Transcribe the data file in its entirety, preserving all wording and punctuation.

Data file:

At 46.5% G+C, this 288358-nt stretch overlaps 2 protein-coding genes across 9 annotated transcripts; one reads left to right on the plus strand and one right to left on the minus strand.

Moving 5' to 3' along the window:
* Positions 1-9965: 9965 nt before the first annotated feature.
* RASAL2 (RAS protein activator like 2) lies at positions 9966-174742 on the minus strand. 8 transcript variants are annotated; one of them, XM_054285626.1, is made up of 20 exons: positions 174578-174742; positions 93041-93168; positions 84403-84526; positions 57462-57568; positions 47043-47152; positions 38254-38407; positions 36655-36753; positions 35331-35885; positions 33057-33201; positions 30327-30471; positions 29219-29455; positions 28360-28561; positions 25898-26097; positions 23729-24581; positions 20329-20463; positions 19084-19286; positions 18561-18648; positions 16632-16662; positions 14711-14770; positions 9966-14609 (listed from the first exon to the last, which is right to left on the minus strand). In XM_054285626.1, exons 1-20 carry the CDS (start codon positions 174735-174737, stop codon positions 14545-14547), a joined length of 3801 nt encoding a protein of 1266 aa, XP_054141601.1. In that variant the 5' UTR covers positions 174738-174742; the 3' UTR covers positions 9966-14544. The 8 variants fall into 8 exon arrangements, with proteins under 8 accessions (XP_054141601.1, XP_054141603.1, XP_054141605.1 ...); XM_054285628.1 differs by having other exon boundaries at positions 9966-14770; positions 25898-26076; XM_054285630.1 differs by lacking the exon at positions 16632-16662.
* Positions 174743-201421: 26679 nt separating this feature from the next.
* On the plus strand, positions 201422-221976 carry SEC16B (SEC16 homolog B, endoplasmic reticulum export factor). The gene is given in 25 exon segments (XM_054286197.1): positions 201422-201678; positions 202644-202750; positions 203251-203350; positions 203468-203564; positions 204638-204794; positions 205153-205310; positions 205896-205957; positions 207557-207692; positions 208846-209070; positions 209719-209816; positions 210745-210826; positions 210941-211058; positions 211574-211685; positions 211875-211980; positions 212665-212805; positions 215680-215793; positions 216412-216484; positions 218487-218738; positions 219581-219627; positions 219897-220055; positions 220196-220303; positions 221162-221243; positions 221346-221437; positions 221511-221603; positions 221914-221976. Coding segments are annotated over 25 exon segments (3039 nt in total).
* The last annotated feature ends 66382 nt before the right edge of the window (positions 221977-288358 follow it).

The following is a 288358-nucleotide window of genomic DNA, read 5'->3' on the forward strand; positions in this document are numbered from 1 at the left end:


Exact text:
At 46.5% G+C, this 288358-nt stretch overlaps 2 protein-coding genes across 9 annotated transcripts; one reads left to right on the plus strand and one right to left on the minus strand.

Moving 5' to 3' along the window:
* Positions 1-9965: 9965 nt before the first annotated feature.
* RASAL2 (RAS protein activator like 2) lies at positions 9966-174742 on the minus strand. 8 transcript variants are annotated; one of them, XM_054285626.1, is made up of 20 exons: positions 174578-174742; positions 93041-93168; positions 84403-84526; positions 57462-57568; positions 47043-47152; positions 38254-38407; positions 36655-36753; positions 35331-35885; positions 33057-33201; positions 30327-30471; positions 29219-29455; positions 28360-28561; positions 25898-26097; positions 23729-24581; positions 20329-20463; positions 19084-19286; positions 18561-18648; positions 16632-16662; positions 14711-14770; positions 9966-14609 (listed from the first exon to the last, which is right to left on the minus strand). In XM_054285626.1, exons 1-20 carry the CDS (start codon positions 174735-174737, stop codon positions 14545-14547), a joined length of 3801 nt encoding a protein of 1266 aa, XP_054141601.1. In that variant the 5' UTR covers positions 174738-174742; the 3' UTR covers positions 9966-14544. The 8 variants fall into 8 exon arrangements, with proteins under 8 accessions (XP_054141601.1, XP_054141603.1, XP_054141605.1 ...); XM_054285628.1 differs by having other exon boundaries at positions 9966-14770; positions 25898-26076; XM_054285630.1 differs by lacking the exon at positions 16632-16662.
* Positions 174743-201421: 26679 nt separating this feature from the next.
* On the plus strand, positions 201422-221976 carry SEC16B (SEC16 homolog B, endoplasmic reticulum export factor). The gene is given in 25 exon segments (XM_054286197.1): positions 201422-201678; positions 202644-202750; positions 203251-203350; positions 203468-203564; positions 204638-204794; positions 205153-205310; positions 205896-205957; positions 207557-207692; positions 208846-209070; positions 209719-209816; positions 210745-210826; positions 210941-211058; positions 211574-211685; positions 211875-211980; positions 212665-212805; positions 215680-215793; positions 216412-216484; positions 218487-218738; positions 219581-219627; positions 219897-220055; positions 220196-220303; positions 221162-221243; positions 221346-221437; positions 221511-221603; positions 221914-221976. Coding segments are annotated over 25 exon segments (3039 nt in total).
* The last annotated feature ends 66382 nt before the right edge of the window (positions 221977-288358 follow it).

The following is a 288358-nucleotide window of genomic DNA, read 5'->3' on the forward strand; positions in this document are numbered from 1 at the left end: